Tuesday, May 3, 2016

Apple Tree Grafting

I wrote a post of grafting apple trees in 2014, and I thought I would revisit the topic hoping that some of you might have answers to a question I have.

Most of my graftings are done on a volunteer apple tree. There are lots of "wild" apple trees on the property and when the garden was made, one of these trees ended up in the middle of a bed.

We decided to keep it, although the apples were tough and not very tasty. I thought I would graft nicer varieties on it.

The oft grafted apple tree

Over the years, two or three different kinds of apple grafts have taken on this tree. This year I added two new varieties. Both are from "wild" apples trees (trees that have self seeded on the property).
These trees have all self hybridized. Some of the fruit is downright awful, most are very sour but a few varieties of fruit are quite tasty.

The grafts for these two new varieties were cut last autumn and spent the winter in a frost-free humid cellar. I made the grafts on some of the lowest branches of the volunteer tree in the garden. That way, if they take I can  let them grow and cut down some of the main members.

As you can see above, the branch that will receive the graft is split with a knife. The idea is to make a wedge at the end of the branch you are grafting on. The cambium (the internal bark) of both the graft and the branch it is grafted on have to be in contact as in the picture below.

The difficulty is to have them match perfectly. It looks like the graft above is OK, but only time will tell. It is a question of skill.

If you do it for a living, you no doubt acquire the necessary skill to insure that the vast majority of your grafts take. If, like me, you do a few grafts once a year or every second year, the success rate is not that great. Once the graft is in, I brush grafting wax all over the area where the two pieces are joined.

Below are two grafts I made in 2014. The sisal string wrapped around is to help hold the grafts in place.

Below is what it looks like two years later. The graft on the right did not take and fell off. The one on the left produced two members which are now quite strong.

Most of the grafting wax that protected the junction of the graft and tree has broken off as the tree has grown in those two years. In a few years it will be difficult to see where the graft is. There will only be a slight swelling where the junction is, as in the picture below.

As I said above, there is something I do not understand concerning these grafts.

My first grafts are now producing fruit - very large yellow apples. However, so far, they have not produced much.

Some apple trees are known to bear heavily one year and not much the following, but in the last three years, the grafted tree has given nice apples, but very few of them.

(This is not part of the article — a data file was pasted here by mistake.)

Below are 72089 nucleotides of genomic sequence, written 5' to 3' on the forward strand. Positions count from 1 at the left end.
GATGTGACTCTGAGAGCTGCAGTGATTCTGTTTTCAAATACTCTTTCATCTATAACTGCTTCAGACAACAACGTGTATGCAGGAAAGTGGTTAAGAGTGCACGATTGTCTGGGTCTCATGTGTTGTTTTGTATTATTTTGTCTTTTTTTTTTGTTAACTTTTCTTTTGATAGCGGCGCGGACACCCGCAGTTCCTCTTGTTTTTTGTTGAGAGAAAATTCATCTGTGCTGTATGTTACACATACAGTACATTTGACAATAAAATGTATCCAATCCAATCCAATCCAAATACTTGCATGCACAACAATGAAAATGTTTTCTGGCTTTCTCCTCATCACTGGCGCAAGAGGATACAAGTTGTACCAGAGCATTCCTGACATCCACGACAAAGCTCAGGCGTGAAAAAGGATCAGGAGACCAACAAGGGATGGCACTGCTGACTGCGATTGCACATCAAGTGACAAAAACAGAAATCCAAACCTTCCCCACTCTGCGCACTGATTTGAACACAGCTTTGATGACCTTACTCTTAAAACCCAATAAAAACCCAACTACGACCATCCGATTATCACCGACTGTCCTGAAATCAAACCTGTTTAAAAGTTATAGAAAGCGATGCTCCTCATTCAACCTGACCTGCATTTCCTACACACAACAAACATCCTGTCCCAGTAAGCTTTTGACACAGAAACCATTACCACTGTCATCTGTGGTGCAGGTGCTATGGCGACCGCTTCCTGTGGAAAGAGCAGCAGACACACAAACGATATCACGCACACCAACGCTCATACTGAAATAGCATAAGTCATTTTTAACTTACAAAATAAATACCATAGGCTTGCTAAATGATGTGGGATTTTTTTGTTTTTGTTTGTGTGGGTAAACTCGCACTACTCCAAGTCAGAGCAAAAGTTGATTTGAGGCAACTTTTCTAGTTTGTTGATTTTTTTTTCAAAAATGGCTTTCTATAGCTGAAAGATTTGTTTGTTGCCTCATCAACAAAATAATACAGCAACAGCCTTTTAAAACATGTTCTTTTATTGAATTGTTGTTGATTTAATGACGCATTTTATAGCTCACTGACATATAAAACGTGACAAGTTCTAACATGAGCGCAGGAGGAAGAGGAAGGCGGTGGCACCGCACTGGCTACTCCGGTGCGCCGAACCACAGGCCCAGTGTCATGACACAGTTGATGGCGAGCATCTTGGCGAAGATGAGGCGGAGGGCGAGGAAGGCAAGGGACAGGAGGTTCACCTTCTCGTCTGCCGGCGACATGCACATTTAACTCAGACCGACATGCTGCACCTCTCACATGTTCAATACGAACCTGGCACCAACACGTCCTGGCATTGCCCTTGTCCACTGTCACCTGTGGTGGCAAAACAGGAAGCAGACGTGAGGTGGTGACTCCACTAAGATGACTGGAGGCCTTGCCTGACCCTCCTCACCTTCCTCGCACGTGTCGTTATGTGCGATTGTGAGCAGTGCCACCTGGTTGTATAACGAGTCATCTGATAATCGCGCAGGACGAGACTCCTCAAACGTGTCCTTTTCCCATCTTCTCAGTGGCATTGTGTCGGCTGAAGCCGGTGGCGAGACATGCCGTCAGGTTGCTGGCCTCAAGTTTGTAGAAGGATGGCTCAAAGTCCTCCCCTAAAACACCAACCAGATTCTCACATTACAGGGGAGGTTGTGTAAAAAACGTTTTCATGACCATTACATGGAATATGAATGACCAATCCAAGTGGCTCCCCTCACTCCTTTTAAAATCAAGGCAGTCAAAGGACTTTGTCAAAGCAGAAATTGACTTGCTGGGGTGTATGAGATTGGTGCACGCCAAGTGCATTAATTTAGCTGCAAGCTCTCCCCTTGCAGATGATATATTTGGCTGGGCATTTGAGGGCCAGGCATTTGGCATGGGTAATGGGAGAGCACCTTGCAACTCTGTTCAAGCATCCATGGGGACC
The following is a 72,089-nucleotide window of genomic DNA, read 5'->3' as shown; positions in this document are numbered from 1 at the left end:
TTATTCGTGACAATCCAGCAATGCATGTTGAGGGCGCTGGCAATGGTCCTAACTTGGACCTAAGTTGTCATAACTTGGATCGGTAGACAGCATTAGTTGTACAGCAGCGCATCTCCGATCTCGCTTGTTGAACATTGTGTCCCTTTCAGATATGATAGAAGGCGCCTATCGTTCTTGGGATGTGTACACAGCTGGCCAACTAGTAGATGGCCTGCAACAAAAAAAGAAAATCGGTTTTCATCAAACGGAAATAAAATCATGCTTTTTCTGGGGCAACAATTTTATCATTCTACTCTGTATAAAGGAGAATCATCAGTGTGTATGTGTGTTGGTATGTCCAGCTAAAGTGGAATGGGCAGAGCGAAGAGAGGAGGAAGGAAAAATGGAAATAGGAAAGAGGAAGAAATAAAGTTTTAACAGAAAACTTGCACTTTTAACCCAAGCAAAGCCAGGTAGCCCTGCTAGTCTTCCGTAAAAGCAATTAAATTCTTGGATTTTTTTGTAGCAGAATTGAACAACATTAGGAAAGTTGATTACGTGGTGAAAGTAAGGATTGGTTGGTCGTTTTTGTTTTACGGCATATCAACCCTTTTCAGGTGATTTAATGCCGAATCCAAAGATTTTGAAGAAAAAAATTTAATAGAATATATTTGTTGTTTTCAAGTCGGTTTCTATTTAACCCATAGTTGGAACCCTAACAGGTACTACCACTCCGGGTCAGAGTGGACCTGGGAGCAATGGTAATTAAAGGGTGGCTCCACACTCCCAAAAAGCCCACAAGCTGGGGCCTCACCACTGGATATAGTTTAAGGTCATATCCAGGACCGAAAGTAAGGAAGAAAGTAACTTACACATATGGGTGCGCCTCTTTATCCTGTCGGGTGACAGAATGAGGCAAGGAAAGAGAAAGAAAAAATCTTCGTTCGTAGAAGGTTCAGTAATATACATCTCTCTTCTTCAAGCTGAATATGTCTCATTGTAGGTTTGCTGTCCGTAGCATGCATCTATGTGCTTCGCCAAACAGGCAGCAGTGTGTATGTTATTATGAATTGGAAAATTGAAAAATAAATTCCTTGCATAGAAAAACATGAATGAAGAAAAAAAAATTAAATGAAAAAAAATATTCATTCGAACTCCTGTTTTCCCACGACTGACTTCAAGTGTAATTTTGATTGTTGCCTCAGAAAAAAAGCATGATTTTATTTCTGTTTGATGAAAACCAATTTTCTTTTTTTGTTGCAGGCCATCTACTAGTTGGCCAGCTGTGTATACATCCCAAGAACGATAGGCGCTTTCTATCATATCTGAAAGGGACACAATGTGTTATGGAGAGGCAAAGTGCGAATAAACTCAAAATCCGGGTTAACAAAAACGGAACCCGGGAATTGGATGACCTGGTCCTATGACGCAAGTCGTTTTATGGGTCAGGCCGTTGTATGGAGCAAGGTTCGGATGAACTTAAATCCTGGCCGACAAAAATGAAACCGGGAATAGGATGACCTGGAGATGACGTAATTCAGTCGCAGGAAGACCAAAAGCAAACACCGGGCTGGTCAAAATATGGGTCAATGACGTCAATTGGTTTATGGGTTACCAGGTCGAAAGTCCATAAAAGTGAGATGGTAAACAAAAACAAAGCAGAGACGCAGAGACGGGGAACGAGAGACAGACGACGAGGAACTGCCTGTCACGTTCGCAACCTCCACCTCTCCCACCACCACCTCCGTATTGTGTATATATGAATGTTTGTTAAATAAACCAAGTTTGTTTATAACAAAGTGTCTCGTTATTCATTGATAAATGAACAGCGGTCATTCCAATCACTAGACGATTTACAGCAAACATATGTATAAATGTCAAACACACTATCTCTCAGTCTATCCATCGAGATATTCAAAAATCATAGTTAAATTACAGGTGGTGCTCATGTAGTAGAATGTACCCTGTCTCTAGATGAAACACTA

Just a few meters away, on the other side of the garden fence, is a wild apple tree that each year is loaded with beautiful red (but terribly sour) apples.  Perhaps the variety I grafted is simply not very productive (I no longer can check if the "mother" tree produces well,  because it was growing very close to the public road, and it has been cut it down by the municipality).

Any idea why the grafted branches would not produce much fruit?


  1. I have never attempted grafting on my fruit trees but am impressed by your attempts and success.

    1. I am afraid I have more failures than successes when it comes to grafting.

  2. I think variety has a lot to do with it. How they are pruned would also play into it as well. We have six trees and some produce well while others are poor producers. They are all over twelve years old, all get pruned the same.

    1. Variety must make a lot of difference. It does produce but a lot.

  3. I'm impressed with your grafting. I suspect that it might just be early days - apples can take a while to get into their stride. Usually if a tree isn't producing well after a few years my guess would be that it might not have a great pollination partner. It's a bit tricky know which pollination group it belongs to if you don't know the variety, but since you are getting some fruit, there is some pollination happening. Are you able to send an apple to an expert - or take one to an apple day? I once took one apple from each tree in an orchard and the experts identified them all except one which they took away and came up with an identification later. The experts saved me a whole load of research time!

  4. I've never tried grating. It must be very satisfying.

  5. Very impressive! I've never tried grafting, but my great-grandfather was a pro and hybridized a rose that's still shared among the family. It seems a tree would be even more challenging. I think that's wonderful that you have fruit on trees that you grafted yourself! Success!

  6. Hi Alain, We could discus this problem when I visit the Bruce. Bill

  7. Sour apples would probably make tasty pie or apple sauce.

  8. Hello Alain, I've not seen grafts this way, I've seen them where both parts are cut into opposite wedges that fit together and are held in contact by string, tape glue. Is this method more reliable?


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